Ti Westit’s X is a great movie for many reasons: every element is relevant, from the script to the acting to the cinematography. The inventive slasher, set in 1979, centers on the conflict between the cast and crew of a porn movie, led by mia gothit’s Maxine, and the elderly couple whose property they live in. Pearl’s wife (also played by Goth) becomes jealous of the hot young filmmakers – violently. West’s use of sound and music is assured; he makes great use of retro songs like Cult of the blue oyster‘s “(Don’t Fear) the Reaper”, and enlisted Tyler Bates– frequent collaborator and composer of Marilyn Manson for dawn of the dead 2004 and The devil’s rejections– and Gothic singer-songwriter Chelsea Wolfe to compose the original score.
Watching XI guessed Bates was behind the music because it kinda reminded me of his scores for Rob Zombie Halloween and Halloween 2, especially his use of ethereal and haunting female vocals. In these films, Bates amplified the main theme and produced two beautifully creepy covers with Nan Vernon; Wolfe’s voice has a somewhat similar quality, especially when vocalizing wordlessly. Such voices are a time-worn tool in horror scoring – Michael Giacchino’s recent score for horror influence The Batman employed them too – and an undeniably effective one. Corn X goes beyond a composer featuring or sampling a singer; it’s a true collaboration between two talented musicians.
On the X score, Wolfe acts as Pearl’s musical voice, perfectly capturing her longing and rage. This is particularly evident on “My God,” “Pearl’s Lullaby» (one of the most melodic pieces of the soundtrack) and «Headlights.” This final track accompanies my favorite musical moment in the film, in which the diegetic “(Don’t Fear) the Reaper” weaves in and out of the non-diegetic score and vocals. The music deftly underscores the shifting moods and textures of the scene, which begins with brutal violence but slips into a quiet and surprisingly graceful moment of reverie as Pearl performs a kind of ballet over her victim’s corpse.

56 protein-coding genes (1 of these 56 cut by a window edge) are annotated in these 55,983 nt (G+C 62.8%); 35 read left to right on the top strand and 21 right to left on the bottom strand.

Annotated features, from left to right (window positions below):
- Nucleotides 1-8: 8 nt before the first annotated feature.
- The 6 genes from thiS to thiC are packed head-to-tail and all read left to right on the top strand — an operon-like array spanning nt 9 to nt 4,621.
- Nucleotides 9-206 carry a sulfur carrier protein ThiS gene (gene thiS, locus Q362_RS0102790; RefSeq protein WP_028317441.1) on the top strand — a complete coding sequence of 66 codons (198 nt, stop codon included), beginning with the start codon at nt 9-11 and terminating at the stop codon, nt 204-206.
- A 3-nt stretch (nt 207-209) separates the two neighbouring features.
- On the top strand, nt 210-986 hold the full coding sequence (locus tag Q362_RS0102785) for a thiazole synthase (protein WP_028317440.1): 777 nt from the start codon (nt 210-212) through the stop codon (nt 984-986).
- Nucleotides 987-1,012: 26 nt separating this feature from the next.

This is the first time we’ve heard a substantial track from Wolfe and Bates’ cover of “Yes Yes Marya 1918 song about a soldier courting a French woman. The song is well-chosen for the film, reflecting Pearl’s relationship with both genders and her connection to a bygone but not forgotten past. (I wouldn’t be surprised to see it resurface in the next prequel, pearl.) It comes back throughout, repeated over and over like in a musical; Wolfe whispers the words to “Our secret” and the film ends with the full song.
Reflecting the dichotomy of the film itself, the soundtrack breaks away from the brooding synthesis of the creepy score and haunting vocals on the tracks accompanying the porn filming sequences, i.e. the cues”Damn finally” and “pumping gas.” They have a fun, flippant vibe that suits these times, evoking authentic “bom-chick-a-wow-wow” adult film music. But even on these tracks, Pearl’s volatile desire and rage are never far from the surface. “Damn finallyfinally returns to Wolfe’s eerie voice, his sexy/breathy voice turning into a scream as Pearl imagines herself in Bobby-Lynne (Brittany snow)’s place. “Pumping Gas” bleeds into Wolfe-dominated “Our Secret,” as do many songs.
The landmarks are presented out of film order, normally a pet peeve of mine – but here they seem to have been specifically arranged to function as a continuous experience for the listener. At first I wasn’t sure if XThe score of did work outside of the movie, but on second thought, it’s a pretty absorbing listen. Bates and Wolfe have created a unique musical tapestry worthy of such a rich and unique cinematic experience. I can’t wait to hear what they do next, whether it’s on pearl or another manufacture.